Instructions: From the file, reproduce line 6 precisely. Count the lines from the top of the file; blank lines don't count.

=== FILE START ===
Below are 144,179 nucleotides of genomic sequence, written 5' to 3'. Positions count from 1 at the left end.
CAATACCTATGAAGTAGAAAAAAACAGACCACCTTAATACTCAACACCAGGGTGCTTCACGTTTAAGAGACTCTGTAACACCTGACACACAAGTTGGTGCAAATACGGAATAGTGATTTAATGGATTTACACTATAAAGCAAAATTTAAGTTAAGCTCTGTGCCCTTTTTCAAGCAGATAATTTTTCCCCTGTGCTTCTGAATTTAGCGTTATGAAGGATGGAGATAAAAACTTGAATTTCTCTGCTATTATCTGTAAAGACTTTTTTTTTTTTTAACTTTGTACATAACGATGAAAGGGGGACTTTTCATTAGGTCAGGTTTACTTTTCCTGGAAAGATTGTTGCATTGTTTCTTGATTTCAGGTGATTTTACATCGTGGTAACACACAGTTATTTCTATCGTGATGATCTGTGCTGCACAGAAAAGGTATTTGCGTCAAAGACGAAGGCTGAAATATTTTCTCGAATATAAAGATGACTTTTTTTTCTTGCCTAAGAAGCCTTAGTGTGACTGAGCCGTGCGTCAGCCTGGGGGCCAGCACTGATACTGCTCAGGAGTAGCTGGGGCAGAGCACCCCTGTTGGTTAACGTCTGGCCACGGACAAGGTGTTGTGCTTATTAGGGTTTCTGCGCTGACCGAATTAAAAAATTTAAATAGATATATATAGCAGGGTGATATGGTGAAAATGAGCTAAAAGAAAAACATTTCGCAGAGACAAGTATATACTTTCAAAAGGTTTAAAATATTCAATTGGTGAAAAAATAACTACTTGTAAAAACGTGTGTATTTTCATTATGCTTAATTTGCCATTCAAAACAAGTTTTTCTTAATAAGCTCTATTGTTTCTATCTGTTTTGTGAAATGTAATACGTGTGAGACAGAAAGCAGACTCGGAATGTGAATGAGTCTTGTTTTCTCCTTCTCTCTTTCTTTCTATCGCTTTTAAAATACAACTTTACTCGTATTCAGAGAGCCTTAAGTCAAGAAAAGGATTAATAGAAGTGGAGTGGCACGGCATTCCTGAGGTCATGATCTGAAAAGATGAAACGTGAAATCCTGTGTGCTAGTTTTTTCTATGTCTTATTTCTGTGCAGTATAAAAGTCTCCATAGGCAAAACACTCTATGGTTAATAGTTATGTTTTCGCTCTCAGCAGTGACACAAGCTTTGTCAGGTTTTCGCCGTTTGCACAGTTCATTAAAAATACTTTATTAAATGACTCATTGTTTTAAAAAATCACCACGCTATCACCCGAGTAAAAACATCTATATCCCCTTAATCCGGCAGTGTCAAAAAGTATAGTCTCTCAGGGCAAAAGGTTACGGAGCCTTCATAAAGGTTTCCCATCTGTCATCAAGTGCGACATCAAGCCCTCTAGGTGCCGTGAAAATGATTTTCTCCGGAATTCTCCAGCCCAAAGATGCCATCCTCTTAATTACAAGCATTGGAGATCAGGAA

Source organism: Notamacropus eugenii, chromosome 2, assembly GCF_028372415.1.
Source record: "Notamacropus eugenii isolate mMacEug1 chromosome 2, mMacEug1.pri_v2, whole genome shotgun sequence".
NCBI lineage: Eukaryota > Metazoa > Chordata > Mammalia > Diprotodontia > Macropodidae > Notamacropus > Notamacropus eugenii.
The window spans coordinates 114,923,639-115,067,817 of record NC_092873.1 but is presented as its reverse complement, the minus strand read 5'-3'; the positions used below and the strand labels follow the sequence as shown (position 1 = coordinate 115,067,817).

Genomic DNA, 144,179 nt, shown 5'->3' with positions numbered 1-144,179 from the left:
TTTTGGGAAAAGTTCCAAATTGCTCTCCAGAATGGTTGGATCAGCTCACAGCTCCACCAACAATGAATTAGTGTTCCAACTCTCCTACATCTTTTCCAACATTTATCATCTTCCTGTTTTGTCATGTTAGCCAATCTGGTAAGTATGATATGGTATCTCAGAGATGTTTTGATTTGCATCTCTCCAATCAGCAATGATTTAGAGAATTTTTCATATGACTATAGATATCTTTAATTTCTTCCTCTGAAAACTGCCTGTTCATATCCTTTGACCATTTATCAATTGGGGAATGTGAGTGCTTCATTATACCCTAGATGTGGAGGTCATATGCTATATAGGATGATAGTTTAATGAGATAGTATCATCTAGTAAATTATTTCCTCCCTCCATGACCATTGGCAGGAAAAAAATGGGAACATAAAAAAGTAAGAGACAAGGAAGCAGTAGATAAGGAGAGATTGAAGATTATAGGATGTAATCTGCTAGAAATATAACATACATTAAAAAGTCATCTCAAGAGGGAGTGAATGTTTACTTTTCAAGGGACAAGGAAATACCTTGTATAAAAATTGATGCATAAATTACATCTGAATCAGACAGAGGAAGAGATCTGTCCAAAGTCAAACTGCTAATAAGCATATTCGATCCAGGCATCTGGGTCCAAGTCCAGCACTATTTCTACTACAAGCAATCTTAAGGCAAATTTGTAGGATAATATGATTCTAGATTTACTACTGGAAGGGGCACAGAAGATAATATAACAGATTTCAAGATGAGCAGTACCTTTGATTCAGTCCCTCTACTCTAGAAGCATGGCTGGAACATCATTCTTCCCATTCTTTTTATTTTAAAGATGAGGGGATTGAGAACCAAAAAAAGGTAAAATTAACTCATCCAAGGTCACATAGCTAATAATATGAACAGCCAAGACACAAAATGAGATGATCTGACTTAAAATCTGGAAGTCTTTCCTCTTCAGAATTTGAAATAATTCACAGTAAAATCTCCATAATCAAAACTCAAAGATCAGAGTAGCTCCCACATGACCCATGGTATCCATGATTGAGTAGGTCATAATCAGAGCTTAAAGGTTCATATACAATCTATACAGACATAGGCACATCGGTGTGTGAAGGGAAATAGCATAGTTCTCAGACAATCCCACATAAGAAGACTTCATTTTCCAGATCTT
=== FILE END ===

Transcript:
The window spans coordinates 114,923,639-115,067,817 of record NC_092873.1 but is presented as its reverse complement, the minus strand read 5'-3'; the positions used below and the strand labels follow the sequence as shown (position 1 = coordinate 115,067,817).